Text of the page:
Putting unions to work

Our view: Legislation designed to steer construction jobs on projects supported with city money to Baltimore residents hands too much power to organized labor

April 05, 2010

The stated intent of Baltimore City Councilman Bill Henry's project labor agreement bill couldn't be nobler. The legislation notes the sky-high unemployment rate in Baltimore City (16 percent, more than double the statewide rate) and says the city should be using the influence of its spending on construction contracts to put more Baltimore residents to work. The trouble is, what the bill actually requires is for contractors to hire workers from local union halls, and that's not the same thing.

Supporters of Mr. Henry's legislation, organized under the Get Baltimore Working Campaign, say that the bill would require all city building projects of more than $5 million to be constructed under community partnership agreements and that those agreements would only allow city workers to be hired for the projects.

But here's what the bill actually says: "The agreement must require all contractors that perform work on a covered construction project to use the hiring halls of the signatory qualified construction unions as their first source of employees for the covered construction project." Nowhere does it say those employees must be residents of the city, or even the state. The law doesn't even say that the hiring halls have to be in Baltimore, just that the unions in question represent or seek to represent Baltimore residents.

The bill would require the construction unions to "exert their best efforts" to recruit city residents to participate in their hiring halls and to assist them to qualify for union apprenticeship programs. What that means is more potential members for the unions, not necessarily more city workers on jobs. After all, the law doesn't require the new recruits from the city be given any sort of preference in hiring.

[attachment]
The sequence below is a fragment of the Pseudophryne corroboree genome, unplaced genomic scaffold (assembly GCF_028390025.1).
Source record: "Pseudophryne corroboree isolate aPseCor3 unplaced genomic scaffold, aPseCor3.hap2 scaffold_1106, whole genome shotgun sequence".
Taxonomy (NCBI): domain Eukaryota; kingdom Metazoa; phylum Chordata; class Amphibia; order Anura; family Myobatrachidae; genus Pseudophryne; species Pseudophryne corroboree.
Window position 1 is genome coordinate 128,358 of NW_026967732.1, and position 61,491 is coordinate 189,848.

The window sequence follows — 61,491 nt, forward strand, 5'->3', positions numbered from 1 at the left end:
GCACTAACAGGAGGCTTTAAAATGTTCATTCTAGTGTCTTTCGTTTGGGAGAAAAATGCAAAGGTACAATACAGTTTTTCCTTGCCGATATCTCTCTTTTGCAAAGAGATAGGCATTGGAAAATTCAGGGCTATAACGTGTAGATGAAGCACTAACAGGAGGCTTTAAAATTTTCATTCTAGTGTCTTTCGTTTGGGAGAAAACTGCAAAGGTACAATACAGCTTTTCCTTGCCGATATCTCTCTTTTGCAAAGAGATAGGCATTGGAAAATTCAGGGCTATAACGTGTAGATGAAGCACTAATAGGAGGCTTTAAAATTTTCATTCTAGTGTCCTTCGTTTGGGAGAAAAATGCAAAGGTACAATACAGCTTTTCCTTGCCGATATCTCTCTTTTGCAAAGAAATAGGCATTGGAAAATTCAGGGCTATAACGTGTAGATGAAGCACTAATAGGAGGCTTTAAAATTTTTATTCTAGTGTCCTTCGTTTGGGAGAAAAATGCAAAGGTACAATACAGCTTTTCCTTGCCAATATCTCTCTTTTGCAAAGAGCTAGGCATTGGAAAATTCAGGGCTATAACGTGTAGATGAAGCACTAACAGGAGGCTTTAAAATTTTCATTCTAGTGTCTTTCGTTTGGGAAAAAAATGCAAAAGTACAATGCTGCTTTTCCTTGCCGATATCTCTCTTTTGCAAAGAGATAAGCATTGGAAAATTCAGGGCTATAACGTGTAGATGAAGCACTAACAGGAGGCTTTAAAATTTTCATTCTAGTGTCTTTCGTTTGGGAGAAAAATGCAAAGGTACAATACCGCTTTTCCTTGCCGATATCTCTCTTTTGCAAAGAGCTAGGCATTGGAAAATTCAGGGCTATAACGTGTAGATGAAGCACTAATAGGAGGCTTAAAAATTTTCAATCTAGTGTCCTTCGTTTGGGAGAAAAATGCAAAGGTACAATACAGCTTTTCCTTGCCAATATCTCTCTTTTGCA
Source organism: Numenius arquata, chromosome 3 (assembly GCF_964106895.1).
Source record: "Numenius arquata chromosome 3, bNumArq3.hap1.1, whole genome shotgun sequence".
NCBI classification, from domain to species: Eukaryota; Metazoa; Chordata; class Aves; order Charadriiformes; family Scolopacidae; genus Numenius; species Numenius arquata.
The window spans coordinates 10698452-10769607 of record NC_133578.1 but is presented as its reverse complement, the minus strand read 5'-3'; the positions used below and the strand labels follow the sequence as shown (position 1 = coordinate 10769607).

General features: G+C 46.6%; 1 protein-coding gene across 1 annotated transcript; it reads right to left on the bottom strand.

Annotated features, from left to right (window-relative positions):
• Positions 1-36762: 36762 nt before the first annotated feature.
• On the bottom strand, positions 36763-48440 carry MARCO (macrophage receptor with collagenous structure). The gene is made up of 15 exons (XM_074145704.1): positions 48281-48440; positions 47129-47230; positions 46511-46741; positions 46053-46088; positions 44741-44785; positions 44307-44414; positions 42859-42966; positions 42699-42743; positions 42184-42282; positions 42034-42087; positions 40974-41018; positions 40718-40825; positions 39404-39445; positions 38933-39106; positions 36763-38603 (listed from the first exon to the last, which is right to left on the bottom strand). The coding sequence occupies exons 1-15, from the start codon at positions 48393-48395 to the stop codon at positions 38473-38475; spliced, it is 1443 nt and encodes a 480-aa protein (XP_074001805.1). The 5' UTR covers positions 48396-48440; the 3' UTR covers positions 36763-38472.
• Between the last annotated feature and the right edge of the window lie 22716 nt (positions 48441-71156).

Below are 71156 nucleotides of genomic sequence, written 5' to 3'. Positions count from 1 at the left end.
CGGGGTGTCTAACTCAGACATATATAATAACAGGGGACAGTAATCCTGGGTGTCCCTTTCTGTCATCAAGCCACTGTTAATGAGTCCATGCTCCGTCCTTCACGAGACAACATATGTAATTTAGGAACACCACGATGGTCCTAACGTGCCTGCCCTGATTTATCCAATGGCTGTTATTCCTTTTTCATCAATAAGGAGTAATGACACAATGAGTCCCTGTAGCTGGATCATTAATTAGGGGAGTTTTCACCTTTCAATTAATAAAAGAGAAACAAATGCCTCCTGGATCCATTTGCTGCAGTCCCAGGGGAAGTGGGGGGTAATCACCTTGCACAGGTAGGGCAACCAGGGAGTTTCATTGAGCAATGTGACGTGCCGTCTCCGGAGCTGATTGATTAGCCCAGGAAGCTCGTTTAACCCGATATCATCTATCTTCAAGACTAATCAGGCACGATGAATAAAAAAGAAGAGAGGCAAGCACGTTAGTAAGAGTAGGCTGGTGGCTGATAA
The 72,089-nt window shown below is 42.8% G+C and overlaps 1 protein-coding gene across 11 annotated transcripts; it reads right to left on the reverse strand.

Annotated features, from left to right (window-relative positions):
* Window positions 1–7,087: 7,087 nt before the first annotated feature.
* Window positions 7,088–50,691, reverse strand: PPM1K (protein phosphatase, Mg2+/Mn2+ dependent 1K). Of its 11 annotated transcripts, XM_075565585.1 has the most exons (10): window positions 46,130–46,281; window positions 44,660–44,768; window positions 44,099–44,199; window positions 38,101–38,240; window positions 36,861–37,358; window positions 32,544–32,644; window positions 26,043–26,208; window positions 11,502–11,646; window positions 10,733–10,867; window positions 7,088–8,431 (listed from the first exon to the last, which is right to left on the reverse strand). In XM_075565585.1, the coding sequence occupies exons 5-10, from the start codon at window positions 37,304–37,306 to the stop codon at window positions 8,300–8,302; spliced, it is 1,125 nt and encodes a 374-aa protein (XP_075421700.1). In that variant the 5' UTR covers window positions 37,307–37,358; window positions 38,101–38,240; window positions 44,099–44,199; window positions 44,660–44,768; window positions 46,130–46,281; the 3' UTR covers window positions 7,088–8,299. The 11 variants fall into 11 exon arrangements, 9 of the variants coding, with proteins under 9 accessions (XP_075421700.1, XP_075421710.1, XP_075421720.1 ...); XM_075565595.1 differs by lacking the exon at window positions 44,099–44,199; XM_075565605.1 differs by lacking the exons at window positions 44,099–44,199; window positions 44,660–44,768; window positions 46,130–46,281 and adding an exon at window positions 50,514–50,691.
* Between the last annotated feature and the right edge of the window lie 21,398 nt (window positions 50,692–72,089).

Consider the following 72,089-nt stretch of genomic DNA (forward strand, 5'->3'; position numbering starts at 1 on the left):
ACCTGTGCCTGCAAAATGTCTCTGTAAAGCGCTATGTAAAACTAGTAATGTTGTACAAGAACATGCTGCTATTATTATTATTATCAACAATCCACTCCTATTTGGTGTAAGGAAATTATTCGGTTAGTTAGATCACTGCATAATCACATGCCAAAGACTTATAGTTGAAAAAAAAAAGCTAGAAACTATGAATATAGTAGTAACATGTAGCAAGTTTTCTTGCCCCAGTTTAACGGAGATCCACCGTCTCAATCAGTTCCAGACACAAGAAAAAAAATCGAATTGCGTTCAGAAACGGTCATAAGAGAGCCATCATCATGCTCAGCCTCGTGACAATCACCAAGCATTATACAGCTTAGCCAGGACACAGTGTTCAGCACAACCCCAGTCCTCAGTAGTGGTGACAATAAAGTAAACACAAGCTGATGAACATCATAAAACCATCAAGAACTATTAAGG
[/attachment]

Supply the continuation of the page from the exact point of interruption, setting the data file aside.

Councilman Henry says that a more direct approach might not pass legal muster but that such preferences could be written into the community partnership agreements on a case-by-case basis. He figures there's no way the members of the Board of Estimates would fail to use their newfound power to make sure the agreements steer jobs to city workers. He's surely right that they would try, but there would be three parties to the negotiations: the city, the contractors and the unions. It's hard to see why the unions would sign off on agreements that weren't to their benefit, and the unions' goals aren't necessarily the same as the city's.

Despite a strong organized labor tradition in Baltimore's port, shipyards and steel mills, the construction industry here is largely not unionized. Less than 15 percent of area construction workers belong to unions, and critics of the bill, which would affect any construction project worth more than $5 million that receives city money or tax breaks, say the scarcity of union construction workers would cause the costs of building in Baltimore to skyrocket if the bill passes. An analysis compiled by the bill's opponents cites studies in states where these project labor agreements are common to argue that the legislation could increase construction costs by as much as 20 percent.

It's unclear how valid those comparisons are in Baltimore, where prevailing wage laws have been in place for more than a decade. But the impact on the city's goals to provide more opportunities for minority contractors is clearer. Union shops are even rarer among minority contractors in this region, so this legislation could make it more difficult to meet the city's minority contracting goals.

Finding ways to leverage city construction projects to put more Baltimore residents back to work is a great idea, but this legislation is, at best, a convoluted way to do it. Mr. Henry says he's open to other mechanisms for achieving his goal. He should explore them rather than seeking to hand so much power to unions whose priority is the betterment of their members, not necessarily the hiring of unemployed Baltimoreans.

Readers respond
As a construction estimator/project manager who has worked both union and open shops for over 30 years, I can guarantee you the additional cost of this bill is at least 20 percent. You are right that prevailing wages already inflate the labor costs on city projects, but open shop contractors can still use their own work force. By forcing an open shop contractor to hire from the union halls, the quality of employees will plummet. Does anyone really think that the unions will send their best trained, hardest working tradesmen to the open shop contractors forced to hire their members? No.

Worked both sides

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